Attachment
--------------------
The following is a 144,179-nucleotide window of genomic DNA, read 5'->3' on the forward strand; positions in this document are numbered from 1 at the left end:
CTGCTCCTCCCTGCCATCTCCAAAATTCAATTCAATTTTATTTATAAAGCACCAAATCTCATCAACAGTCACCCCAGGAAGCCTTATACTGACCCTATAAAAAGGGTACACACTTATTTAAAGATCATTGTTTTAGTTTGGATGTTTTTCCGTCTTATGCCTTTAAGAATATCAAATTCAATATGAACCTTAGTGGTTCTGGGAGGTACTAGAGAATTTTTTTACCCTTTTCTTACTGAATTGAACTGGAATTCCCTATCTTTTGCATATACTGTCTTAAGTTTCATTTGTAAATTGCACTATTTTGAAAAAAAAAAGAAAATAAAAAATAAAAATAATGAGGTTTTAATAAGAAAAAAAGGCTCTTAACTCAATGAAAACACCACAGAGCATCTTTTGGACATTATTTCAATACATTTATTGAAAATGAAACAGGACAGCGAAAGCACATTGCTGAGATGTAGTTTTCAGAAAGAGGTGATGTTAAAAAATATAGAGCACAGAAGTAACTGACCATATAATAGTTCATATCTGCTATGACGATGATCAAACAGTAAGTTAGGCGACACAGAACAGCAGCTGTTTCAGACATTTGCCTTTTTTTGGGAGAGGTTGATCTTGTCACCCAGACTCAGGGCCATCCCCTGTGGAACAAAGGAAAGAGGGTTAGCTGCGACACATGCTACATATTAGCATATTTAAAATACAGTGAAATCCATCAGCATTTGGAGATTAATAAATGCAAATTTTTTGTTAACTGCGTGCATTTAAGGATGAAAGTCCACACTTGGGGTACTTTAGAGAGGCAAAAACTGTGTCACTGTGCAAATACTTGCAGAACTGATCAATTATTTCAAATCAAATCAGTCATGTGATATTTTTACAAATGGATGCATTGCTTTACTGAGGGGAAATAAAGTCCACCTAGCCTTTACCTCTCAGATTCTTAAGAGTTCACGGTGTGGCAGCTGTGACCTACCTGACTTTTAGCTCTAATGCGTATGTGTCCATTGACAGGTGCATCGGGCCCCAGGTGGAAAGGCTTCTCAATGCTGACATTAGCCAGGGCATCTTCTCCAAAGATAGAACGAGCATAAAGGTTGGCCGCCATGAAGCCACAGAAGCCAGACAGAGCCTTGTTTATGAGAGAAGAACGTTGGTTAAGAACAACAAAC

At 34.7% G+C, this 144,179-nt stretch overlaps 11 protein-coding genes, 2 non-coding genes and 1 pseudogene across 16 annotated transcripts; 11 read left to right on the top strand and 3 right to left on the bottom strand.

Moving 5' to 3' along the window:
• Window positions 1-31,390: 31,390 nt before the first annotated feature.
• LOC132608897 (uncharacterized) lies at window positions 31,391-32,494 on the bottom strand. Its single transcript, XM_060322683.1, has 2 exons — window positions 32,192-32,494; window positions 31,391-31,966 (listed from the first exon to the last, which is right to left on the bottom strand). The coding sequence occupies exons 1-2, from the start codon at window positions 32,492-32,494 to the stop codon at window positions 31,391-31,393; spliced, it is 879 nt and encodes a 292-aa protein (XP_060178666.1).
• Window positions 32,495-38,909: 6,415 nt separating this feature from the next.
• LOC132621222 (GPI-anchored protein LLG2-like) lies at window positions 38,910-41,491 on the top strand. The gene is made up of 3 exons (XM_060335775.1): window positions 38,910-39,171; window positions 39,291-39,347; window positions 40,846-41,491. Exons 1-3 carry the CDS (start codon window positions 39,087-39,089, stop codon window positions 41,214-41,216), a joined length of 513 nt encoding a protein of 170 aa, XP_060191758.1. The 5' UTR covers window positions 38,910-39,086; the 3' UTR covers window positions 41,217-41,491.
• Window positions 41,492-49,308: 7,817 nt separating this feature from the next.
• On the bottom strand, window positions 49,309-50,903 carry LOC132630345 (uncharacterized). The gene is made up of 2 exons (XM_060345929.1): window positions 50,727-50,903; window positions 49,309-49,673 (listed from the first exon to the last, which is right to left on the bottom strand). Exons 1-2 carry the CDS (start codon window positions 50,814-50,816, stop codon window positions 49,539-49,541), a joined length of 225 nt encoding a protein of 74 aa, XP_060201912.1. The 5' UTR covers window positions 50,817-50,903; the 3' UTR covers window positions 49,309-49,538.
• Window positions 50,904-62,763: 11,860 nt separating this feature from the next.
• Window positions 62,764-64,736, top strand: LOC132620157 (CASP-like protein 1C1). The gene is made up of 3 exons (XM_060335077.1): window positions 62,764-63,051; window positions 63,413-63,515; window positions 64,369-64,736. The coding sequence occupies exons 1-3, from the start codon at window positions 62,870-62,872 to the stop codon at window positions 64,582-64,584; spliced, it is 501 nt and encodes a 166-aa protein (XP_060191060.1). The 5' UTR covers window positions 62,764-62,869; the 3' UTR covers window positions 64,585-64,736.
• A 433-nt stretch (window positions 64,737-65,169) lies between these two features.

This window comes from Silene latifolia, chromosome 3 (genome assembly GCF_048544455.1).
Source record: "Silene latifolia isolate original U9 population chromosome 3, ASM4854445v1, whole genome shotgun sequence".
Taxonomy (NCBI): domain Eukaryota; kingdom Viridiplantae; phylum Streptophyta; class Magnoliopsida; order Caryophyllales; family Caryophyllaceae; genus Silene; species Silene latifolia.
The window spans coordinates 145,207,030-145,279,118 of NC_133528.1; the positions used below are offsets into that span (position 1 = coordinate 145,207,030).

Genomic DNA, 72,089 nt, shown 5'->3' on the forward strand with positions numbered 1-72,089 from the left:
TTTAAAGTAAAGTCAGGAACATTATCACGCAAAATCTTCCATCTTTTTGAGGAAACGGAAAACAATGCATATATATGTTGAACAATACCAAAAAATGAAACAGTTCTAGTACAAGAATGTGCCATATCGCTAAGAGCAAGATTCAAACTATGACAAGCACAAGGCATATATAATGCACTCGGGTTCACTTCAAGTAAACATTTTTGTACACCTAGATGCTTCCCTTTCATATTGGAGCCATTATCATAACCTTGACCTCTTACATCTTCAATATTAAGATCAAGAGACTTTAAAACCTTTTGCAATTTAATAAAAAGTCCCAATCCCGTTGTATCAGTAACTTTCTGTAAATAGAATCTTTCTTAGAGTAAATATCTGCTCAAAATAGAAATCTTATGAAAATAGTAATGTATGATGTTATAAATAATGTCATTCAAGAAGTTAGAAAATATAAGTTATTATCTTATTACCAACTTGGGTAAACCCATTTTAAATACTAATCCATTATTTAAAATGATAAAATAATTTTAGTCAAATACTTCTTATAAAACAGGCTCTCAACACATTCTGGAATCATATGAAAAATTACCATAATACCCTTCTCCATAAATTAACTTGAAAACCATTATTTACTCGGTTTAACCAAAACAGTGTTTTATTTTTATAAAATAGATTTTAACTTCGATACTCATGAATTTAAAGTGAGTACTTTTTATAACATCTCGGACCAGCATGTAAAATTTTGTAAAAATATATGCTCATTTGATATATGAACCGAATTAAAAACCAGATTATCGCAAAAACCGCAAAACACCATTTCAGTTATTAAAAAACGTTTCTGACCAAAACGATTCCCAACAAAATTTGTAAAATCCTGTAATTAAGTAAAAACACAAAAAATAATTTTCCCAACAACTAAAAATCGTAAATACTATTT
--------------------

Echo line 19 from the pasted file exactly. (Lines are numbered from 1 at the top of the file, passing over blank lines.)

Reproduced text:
TTTAAAGTAAAGTCAGGAACATTATCACGCAAAATCTTCCATCTTTTTGAGGAAACGGAAAACAATGCATATATATGTTGAACAATACCAAAAAATGAAACAGTTCTAGTACAAGAATGTGCCATATCGCTAAGAGCAAGATTCAAACTATGACAAGCACAAGGCATATATAATGCACTCGGGTTCACTTCAAGTAAACATTTTTGTACACCTAGATGCTTCCCTTTCATATTGGAGCCATTATCATAACCTTGACCTCTTACATCTTCAATATTAAGATCAAGAGACTTTAAAACCTTTTGCAATTTAATAAAAAGTCCCAATCCCGTTGTATCAGTAACTTTCTGTAAATAGAATCTTTCTTAGAGTAAATATCTGCTCAAAATAGAAATCTTATGAAAATAGTAATGTATGATGTTATAAATAATGTCATTCAAGAAGTTAGAAAATATAAGTTATTATCTTATTACCAACTTGGGTAAACCCATTTTAAATACTAATCCATTATTTAAAATGATAAAATAATTTTAGTCAAATACTTCTTATAAAACAGGCTCTCAACACATTCTGGAATCATATGAAAAATTACCATAATACCCTTCTCCATAAATTAACTTGAAAACCATTATTTACTCGGTTTAACCAAAACAGTGTTTTATTTTTATAAAATAGATTTTAACTTCGATACTCATGAATTTAAAGTGAGTACTTTTTATAACATCTCGGACCAGCATGTAAAATTTTGTAAAAATATATGCTCATTTGATATATGAACCGAATTAAAAACCAGATTATCGCAAAAACCGCAAAACACCATTTCAGTTATTAAAAAACGTTTCTGACCAAAACGATTCCCAACAAAATTTGTAAAATCCTGTAATTAAGTAAAAACACAAAAAATAATTTTCCCAACAACTAAAAATCGTAAATACTATTT